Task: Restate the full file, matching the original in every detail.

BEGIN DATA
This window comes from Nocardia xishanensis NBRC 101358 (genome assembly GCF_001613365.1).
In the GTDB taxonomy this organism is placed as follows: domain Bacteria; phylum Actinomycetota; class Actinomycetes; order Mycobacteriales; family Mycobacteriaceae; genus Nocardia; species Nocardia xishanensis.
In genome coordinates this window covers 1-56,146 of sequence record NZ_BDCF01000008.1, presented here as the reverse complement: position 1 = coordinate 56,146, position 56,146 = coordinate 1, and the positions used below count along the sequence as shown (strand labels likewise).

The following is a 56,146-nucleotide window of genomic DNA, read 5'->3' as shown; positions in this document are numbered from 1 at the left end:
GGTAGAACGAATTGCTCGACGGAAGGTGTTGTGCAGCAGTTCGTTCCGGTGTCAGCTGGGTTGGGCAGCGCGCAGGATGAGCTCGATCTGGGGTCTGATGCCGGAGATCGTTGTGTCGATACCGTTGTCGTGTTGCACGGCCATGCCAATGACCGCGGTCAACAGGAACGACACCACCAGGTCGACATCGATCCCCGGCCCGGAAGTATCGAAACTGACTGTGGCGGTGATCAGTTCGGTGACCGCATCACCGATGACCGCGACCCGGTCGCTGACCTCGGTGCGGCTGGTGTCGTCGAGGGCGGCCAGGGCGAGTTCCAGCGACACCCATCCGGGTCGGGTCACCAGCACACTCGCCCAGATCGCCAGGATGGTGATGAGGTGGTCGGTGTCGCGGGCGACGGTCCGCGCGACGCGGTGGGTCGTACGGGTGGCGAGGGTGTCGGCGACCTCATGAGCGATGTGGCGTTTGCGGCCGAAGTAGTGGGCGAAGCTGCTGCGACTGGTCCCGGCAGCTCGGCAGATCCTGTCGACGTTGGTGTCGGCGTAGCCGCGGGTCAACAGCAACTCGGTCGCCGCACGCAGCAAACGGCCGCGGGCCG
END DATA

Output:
This window comes from Nocardia xishanensis NBRC 101358 (genome assembly GCF_001613365.1).
In the GTDB taxonomy this organism is placed as follows: domain Bacteria; phylum Actinomycetota; class Actinomycetes; order Mycobacteriales; family Mycobacteriaceae; genus Nocardia; species Nocardia xishanensis.
In genome coordinates this window covers 1-56,146 of sequence record NZ_BDCF01000008.1, presented here as the reverse complement: position 1 = coordinate 56,146, position 56,146 = coordinate 1, and the positions used below count along the sequence as shown (strand labels likewise).

The following is a 56,146-nucleotide window of genomic DNA, read 5'->3' as shown; positions in this document are numbered from 1 at the left end:
GGTAGAACGAATTGCTCGACGGAAGGTGTTGTGCAGCAGTTCGTTCCGGTGTCAGCTGGGTTGGGCAGCGCGCAGGATGAGCTCGATCTGGGGTCTGATGCCGGAGATCGTTGTGTCGATACCGTTGTCGTGTTGCACGGCCATGCCAATGACCGCGGTCAACAGGAACGACACCACCAGGTCGACATCGATCCCCGGCCCGGAAGTATCGAAACTGACTGTGGCGGTGATCAGTTCGGTGACCGCATCACCGATGACCGCGACCCGGTCGCTGACCTCGGTGCGGCTGGTGTCGTCGAGGGCGGCCAGGGCGAGTTCCAGCGACACCCATCCGGGTCGGGTCACCAGCACACTCGCCCAGATCGCCAGGATGGTGATGAGGTGGTCGGTGTCGCGGGCGACGGTCCGCGCGACGCGGTGGGTCGTACGGGTGGCGAGGGTGTCGGCGACCTCATGAGCGATGTGGCGTTTGCGGCCGAAGTAGTGGGCGAAGCTGCTGCGACTGGTCCCGGCAGCTCGGCAGATCCTGTCGACGTTGGTGTCGGCGTAGCCGCGGGTCAACAGCAACTCGGTCGCCGCACGCAGCAAACGGCCGCGGGCCG